Patellofemoral syndrome; Knee pain - chondromalacia
Temporarily resting the knee and taking nonsteroidal anti-inflammatory drugs (NSAIDs) such as ibuprofen, naproxen, or aspirin may help relieve pain. Physical therapy, especially quadriceps strengthening and hamstring stretching, may be helpful.
Stretch the muscles on the back (hamstrings) and front (quadriceps) of your upper leg.
Your health care provider can teach you ways to make these muscles tighter. Stronger muscles will help hold your kneecap in the correct position.
If you need to lose weight, find out how.
Changing the way you exercise may help:
- Avoid running straight down hills; walk down instead.
- Bicycle or swim, instead of running.
- Reduce the amount of exercise you do.
- Run on a smooth, soft surface such as a track, rather than on cement.
Other techniques are:
- Special shoe inserts and support devices (orthotics) may help people with flat feet.
- Taping to realign the kneecap may help prevent symptoms.
Make sure your running shoes:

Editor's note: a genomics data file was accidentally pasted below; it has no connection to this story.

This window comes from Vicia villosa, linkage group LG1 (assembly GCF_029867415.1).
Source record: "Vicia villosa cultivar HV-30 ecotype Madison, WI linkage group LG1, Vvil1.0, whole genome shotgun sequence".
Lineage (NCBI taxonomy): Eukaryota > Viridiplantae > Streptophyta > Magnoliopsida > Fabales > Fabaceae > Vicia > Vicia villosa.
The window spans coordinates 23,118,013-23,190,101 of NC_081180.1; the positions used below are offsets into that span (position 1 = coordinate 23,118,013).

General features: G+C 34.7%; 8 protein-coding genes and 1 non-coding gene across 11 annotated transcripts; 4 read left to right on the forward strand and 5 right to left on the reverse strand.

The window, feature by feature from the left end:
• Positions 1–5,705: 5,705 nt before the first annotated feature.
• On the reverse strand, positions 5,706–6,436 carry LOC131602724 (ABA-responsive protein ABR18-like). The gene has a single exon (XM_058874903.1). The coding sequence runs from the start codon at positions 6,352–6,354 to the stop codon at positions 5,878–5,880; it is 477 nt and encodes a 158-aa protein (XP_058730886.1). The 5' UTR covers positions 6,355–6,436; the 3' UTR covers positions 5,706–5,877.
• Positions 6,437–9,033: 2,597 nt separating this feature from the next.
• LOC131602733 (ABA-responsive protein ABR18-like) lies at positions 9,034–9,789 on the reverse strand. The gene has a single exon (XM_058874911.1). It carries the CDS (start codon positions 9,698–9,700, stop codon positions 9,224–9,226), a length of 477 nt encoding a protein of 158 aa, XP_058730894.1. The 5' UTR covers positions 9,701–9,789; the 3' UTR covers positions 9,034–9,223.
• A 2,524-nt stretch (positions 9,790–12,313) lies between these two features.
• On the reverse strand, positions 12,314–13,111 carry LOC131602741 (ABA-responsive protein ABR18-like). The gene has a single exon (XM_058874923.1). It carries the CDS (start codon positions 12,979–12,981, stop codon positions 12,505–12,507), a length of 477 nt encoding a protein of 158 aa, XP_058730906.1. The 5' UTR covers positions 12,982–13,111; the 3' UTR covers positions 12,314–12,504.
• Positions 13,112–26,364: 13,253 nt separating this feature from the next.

- Are made well
- Fit well
- Have good cushion
If the pain does not improve and there are signs of arthritis developing around the kneecap, surgery may be an option. Surgery may be done using:
Arthroscopy(using a camera, which allows a smaller cut)
- An open approach, with a surgical cut
During the surgery, kneecap cartilage that has been damaged may be removed. Changes may be made to the tendons to help the kneecap move more evenly.
Chondromalacia patella usually improves with therapy and use of NSAIDs. For the few people who need it, surgery is successful most of the time.
The main complication is failure of treatment to relieve pain.
When surgery is necessary, surgical complications may include:
- Failure to relieve pain
- Worsening pain
Calling your health care provider
Call for an appointment with your health care provider if you have symptoms of this disorder.